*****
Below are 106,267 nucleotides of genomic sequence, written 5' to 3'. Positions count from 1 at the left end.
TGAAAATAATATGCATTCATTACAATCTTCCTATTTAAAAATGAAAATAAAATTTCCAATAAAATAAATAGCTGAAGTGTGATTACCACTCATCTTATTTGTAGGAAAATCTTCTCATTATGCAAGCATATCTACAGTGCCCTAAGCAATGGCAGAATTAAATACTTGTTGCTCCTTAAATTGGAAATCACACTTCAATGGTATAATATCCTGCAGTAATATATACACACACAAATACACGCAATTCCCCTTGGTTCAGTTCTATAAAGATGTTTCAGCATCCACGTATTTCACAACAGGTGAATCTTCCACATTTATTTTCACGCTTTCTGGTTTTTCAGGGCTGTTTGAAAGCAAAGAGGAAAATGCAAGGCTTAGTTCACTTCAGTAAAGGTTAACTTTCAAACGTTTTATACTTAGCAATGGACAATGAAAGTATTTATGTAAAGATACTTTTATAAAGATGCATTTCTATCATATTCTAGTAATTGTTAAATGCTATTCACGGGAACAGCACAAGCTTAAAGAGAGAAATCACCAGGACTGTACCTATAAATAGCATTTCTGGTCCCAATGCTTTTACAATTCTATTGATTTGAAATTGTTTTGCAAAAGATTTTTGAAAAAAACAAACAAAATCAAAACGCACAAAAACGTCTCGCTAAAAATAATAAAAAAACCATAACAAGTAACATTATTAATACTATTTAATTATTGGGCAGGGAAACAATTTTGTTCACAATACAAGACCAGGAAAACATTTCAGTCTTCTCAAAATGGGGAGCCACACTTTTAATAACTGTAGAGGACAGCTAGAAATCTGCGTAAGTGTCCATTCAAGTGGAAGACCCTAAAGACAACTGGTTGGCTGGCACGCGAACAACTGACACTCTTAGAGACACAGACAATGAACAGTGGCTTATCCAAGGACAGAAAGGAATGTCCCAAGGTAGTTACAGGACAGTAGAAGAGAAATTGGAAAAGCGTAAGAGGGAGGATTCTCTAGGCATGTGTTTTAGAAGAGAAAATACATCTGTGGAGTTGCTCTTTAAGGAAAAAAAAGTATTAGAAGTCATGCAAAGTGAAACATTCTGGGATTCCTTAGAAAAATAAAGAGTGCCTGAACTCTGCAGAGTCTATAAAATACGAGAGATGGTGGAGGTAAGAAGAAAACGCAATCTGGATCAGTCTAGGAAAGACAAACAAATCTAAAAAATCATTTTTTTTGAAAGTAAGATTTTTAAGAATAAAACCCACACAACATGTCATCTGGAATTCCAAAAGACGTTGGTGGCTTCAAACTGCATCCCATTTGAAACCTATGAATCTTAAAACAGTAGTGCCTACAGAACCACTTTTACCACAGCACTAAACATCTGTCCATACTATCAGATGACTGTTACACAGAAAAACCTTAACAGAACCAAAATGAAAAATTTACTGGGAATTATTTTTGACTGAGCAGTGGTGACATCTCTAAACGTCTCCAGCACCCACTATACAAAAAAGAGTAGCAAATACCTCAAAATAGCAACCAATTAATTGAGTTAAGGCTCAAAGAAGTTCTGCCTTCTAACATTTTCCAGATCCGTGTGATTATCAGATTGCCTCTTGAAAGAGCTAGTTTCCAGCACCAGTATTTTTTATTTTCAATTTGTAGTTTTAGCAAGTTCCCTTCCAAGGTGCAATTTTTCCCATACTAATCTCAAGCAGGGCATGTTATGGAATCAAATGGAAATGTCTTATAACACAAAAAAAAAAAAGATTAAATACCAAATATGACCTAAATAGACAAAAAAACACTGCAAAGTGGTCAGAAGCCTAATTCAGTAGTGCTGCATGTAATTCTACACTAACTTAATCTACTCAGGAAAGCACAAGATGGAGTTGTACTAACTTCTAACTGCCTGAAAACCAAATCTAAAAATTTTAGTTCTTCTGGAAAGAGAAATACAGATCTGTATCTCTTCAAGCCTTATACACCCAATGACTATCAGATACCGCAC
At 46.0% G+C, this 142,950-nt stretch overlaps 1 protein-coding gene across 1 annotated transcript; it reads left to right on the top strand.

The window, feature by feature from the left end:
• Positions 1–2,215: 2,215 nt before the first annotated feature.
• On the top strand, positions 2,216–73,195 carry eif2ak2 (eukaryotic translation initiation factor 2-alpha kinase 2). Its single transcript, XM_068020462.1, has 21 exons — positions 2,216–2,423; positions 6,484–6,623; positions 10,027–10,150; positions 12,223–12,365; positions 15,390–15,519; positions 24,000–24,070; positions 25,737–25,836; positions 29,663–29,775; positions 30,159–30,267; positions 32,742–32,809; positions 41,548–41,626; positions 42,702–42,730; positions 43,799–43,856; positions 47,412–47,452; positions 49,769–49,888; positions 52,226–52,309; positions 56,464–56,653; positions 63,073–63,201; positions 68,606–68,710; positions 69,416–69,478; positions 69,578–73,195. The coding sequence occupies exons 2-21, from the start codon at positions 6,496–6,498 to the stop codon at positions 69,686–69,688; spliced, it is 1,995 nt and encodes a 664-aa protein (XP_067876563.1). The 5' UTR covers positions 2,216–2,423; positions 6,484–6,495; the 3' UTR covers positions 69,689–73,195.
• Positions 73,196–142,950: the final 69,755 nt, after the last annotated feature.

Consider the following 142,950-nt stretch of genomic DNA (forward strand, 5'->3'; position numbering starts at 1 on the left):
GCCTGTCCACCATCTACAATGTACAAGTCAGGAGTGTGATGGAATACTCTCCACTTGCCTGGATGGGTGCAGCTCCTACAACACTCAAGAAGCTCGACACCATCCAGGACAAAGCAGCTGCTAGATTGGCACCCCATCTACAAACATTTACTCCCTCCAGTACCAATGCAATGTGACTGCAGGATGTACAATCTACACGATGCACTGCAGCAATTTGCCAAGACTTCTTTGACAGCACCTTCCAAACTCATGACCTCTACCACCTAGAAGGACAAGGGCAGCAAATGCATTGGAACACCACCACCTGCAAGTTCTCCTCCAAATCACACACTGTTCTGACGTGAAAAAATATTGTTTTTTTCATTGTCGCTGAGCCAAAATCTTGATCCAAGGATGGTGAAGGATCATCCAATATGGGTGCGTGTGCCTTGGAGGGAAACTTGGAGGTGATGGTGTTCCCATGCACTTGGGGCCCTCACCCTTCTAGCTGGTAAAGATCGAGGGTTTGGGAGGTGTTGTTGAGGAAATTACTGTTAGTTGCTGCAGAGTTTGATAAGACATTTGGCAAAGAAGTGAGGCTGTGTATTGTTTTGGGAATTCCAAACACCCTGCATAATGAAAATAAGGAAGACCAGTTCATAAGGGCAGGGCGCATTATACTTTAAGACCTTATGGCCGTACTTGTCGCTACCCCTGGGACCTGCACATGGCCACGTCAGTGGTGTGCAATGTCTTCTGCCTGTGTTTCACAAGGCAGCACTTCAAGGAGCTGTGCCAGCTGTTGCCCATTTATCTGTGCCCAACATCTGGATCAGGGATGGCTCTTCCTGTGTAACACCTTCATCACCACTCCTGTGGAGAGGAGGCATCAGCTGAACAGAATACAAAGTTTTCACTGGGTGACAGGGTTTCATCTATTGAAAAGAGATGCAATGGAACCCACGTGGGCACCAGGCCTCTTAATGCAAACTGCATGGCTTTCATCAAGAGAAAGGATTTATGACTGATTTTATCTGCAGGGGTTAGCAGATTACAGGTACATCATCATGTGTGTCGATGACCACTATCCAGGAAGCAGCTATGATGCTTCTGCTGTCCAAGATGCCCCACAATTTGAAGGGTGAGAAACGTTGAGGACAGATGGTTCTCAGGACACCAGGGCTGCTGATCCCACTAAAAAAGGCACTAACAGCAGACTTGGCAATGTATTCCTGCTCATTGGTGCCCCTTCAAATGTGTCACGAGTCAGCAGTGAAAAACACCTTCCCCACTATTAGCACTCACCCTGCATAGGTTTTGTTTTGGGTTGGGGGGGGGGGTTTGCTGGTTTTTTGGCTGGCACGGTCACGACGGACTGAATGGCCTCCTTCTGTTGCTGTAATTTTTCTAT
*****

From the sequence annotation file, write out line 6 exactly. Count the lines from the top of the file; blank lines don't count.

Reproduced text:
• On the top strand, positions 2,216–73,195 carry eif2ak2 (eukaryotic translation initiation factor 2-alpha kinase 2). Its single transcript, XM_068020462.1, has 21 exons — positions 2,216–2,423; positions 6,484–6,623; positions 10,027–10,150; positions 12,223–12,365; positions 15,390–15,519; positions 24,000–24,070; positions 25,737–25,836; positions 29,663–29,775; positions 30,159–30,267; positions 32,742–32,809; positions 41,548–41,626; positions 42,702–42,730; positions 43,799–43,856; positions 47,412–47,452; positions 49,769–49,888; positions 52,226–52,309; positions 56,464–56,653; positions 63,073–63,201; positions 68,606–68,710; positions 69,416–69,478; positions 69,578–73,195. The coding sequence occupies exons 2-21, from the start codon at positions 6,496–6,498 to the stop codon at positions 69,686–69,688; spliced, it is 1,995 nt and encodes a 664-aa protein (XP_067876563.1). The 5' UTR covers positions 2,216–2,423; positions 6,484–6,495; the 3' UTR covers positions 69,689–73,195.